Differentially expressed mRNAs between cancer and normal samples were identified with “DEseq2” package in R (Love et al., 2014). Genes with | FC| ≥ 1.5 and adjusted P ≤ 0.05 were identified as differentially expressed. Aberrant methylated genes were calculated with “ChAMP” package (Tian et al., 2017). Genes with FC ≥ 0.25 and adjusted P ≤ 10–5 were identified as aberrant methylated. The correlation between differentially expressed genes and aberrantly methylated genes was calculated using Pearson method. Genes with correlation coefficient ≤ −0.3 and adjusted P ≤ 0.05 were labeled as methylation driver genes.
To further explore the functions of these methylation driver genes, GO and KEGG enrichment analysis were performed with the “clusterProfiler” package in R (Yu et al., 2012).
Candidate CD8 T Cell-Related Gene Selection
CD8 T cell is extremely important for immune defense against intracellular pathogens and tumor surveillance. The patient survival and response to immunotherapy can be predicted by tumor-infiltrating CD8 T cells in many cancer types (Pagès et al., 2005; Galon et al., 2006; Azimi et al., 2012; Herbst et al., 2014; Tumeh et al., 2014; Eroglu et al., 2018; Peranzoni et al., 2018; Savas et al., 2018). The total proportion of 22 kinds of immune cells was obtained with CIBERSORT analysis (Newman et al., 2015). Based on transcriptome profiling data and CIBERSORT immune fractions, we employed the WGCNA algorithm (Langfelder and Horvath, 2008) to identify the co-expression module that was most correlated with CD8 T cells.
Construction of Risk Assessment Signature
Here, we combined methylation driver genes and CD8 T cell-related genes as candidate omics genes. First, univariate Cox proportional hazards regression analysis was conducted to initially screen for genes that were significantly related to OS (P ≤ 0.05). Then, LASSO Cox regression model was established with “glmnet” package (Friedman et al., 2010). Finally, genes with non-zero beta values were identified as potential prognosis biomarkers. Risk score was calculated by the following formula:
The expression value of each gene was normalized by log2. Specifically, risk assessment signature was established based on 17 methylation driver genes (ZNF677, FAM83A, TRIM58, CLDN6, NKD1, NFE2L3, FKBP5, ITGA5, ASCL2, SLC24A4, WNT3A, TMEM171, PTPRH, ITPKB, ITGA2, SLC6A17, and CCDC81) and four CD8 T cell-related genes (SPDL1, E2F7, TK1, and TYMS).
Next, patients were sorted into high-risk (n = 173) and low-risk groups (n = 174) with the median risk score as the cutoff. Kaplan–Meier analysis and log-rank tests were used to compare the difference in prognostic time. The ROC curve was adopted to evaluate the predictive capability of the risk assessment signature with the “ROCR” package in R (Sing et al., 2005).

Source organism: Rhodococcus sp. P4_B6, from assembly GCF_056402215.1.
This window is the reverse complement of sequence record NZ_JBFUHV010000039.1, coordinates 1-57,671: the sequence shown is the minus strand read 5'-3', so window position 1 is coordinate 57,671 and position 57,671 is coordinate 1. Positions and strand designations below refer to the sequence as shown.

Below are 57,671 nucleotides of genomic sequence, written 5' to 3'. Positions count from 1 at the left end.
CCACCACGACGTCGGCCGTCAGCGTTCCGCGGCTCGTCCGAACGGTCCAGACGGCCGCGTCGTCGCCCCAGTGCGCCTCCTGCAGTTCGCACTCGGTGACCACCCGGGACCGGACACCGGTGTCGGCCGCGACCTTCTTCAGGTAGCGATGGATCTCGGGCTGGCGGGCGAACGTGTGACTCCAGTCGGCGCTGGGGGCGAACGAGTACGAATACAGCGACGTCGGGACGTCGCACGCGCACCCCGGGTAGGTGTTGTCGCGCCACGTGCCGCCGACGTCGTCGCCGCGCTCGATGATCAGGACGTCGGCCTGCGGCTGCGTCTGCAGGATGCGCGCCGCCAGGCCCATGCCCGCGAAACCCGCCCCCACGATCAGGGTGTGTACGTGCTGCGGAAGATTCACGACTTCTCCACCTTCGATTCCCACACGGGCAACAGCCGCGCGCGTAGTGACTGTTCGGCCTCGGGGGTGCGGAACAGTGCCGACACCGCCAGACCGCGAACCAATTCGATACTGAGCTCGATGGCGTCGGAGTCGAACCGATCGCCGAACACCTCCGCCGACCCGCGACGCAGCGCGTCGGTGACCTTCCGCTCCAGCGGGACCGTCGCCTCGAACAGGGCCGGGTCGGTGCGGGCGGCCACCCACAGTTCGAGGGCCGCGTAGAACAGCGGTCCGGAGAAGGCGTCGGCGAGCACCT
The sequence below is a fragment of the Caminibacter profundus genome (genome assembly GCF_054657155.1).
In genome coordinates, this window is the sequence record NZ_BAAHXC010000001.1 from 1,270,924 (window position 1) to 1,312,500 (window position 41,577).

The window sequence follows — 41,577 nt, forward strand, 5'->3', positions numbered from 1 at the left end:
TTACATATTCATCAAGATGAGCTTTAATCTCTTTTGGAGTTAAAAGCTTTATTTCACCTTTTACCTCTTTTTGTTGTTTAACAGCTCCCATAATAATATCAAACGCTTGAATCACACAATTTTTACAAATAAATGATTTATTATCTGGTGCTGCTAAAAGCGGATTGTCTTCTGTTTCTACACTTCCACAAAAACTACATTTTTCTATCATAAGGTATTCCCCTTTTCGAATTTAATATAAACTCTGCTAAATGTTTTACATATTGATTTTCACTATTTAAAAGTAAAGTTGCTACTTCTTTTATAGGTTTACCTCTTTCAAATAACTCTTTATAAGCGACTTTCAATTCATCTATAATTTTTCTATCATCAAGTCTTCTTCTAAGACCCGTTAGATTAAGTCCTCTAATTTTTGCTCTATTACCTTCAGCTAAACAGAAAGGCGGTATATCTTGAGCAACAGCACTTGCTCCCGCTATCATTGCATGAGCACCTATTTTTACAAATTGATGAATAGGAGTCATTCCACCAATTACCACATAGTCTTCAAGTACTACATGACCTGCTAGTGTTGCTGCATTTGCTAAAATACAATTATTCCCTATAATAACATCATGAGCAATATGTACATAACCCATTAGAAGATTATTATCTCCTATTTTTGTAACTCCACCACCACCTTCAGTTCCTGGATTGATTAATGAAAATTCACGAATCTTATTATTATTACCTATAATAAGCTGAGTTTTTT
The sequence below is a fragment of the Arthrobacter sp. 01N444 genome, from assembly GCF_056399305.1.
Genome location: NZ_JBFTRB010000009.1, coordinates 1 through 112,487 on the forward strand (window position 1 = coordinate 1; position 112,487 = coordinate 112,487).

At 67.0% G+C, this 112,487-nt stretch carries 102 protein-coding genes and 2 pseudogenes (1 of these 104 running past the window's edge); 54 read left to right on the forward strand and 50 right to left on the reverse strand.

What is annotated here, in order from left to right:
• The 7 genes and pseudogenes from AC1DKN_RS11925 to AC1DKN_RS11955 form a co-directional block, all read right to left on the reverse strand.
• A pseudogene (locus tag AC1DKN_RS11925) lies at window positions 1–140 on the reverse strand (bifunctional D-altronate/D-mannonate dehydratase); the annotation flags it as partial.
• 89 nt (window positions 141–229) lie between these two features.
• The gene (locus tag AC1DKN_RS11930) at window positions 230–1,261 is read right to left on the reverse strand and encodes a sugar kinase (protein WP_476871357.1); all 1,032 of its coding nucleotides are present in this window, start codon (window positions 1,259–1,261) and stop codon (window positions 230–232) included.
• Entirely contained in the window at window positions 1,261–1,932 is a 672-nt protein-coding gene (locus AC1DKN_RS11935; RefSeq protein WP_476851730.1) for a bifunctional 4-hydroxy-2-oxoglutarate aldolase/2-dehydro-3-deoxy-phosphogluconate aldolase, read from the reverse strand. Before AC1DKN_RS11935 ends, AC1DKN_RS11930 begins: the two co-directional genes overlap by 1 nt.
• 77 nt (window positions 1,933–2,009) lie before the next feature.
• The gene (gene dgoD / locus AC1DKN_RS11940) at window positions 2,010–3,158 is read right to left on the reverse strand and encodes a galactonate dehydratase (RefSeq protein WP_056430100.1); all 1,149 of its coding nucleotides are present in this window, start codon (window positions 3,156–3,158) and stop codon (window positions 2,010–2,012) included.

Construction of Prognostic Nomogram
A genomic-clinical nomogram was established to quantitatively predict the survival probability of each patient. The prediction ability of the nomogram was measured by AUC. The AUC value is between 0.5 and 1.0, and a larger AUC indicates better performance. A calibration curve was derived by comparing the predicted value of the nomogram with the observed survival rates of 3 and 5 years. The prognostic nomogram and calibration curve were generated with the “rms” package (Harrell, 2016). The time-dependent ROC curve was produced with “timeROC” package (Blanche et al., 2013).
The Further Prognostic Value of Candidate Omics Genes
To further evaluate the prognostic value of these candidate omics genes, gene expression value was used as grouping indicator to perform survival analysis. The median gene expression was designed as a cut-off value for comparing difference in survival rate. P ≤ 0.05 was regarded as statistically significant. Kaplan–Meier plot was conducted.
Clinicopathological Characteristics of Patients
The clinical information of 877 samples was acquired from TCGA. We selected patients with tumor stage I and II. A total of 345 patients with complete clinical follow-up information, mRNA, and methylation microarray data were eventually retained as further study objects. The clinicopathological characteristics are shown in Table 1. The study flowchart is shown in Figure 1.
Potential Methylation Driver Genes
We identified 4501 up-expressed and 2688 down-expressed genes in cancer tissues compared to normal tissues. A total of 2672 aberrant methylated genes were observed, including 1529 hypermethylation and 1143 hypomethylation genes. Then, 277 methylation driver genes were acquired (Figure 2A and Supplementary Table S1), whose mRNA expression was significantly negatively correlated with their corresponding methylation levels. That is, 193 genes with hypermethylation may lead to decreased mRNA expression level and 84 genes with hypomethylation may lead to increased mRNA expression level. The top six negatively correlated genes are shown in Figure 2B, including CSF3R, SCARF1, HYAL1, DUSP4, GATA6, and ZNF677.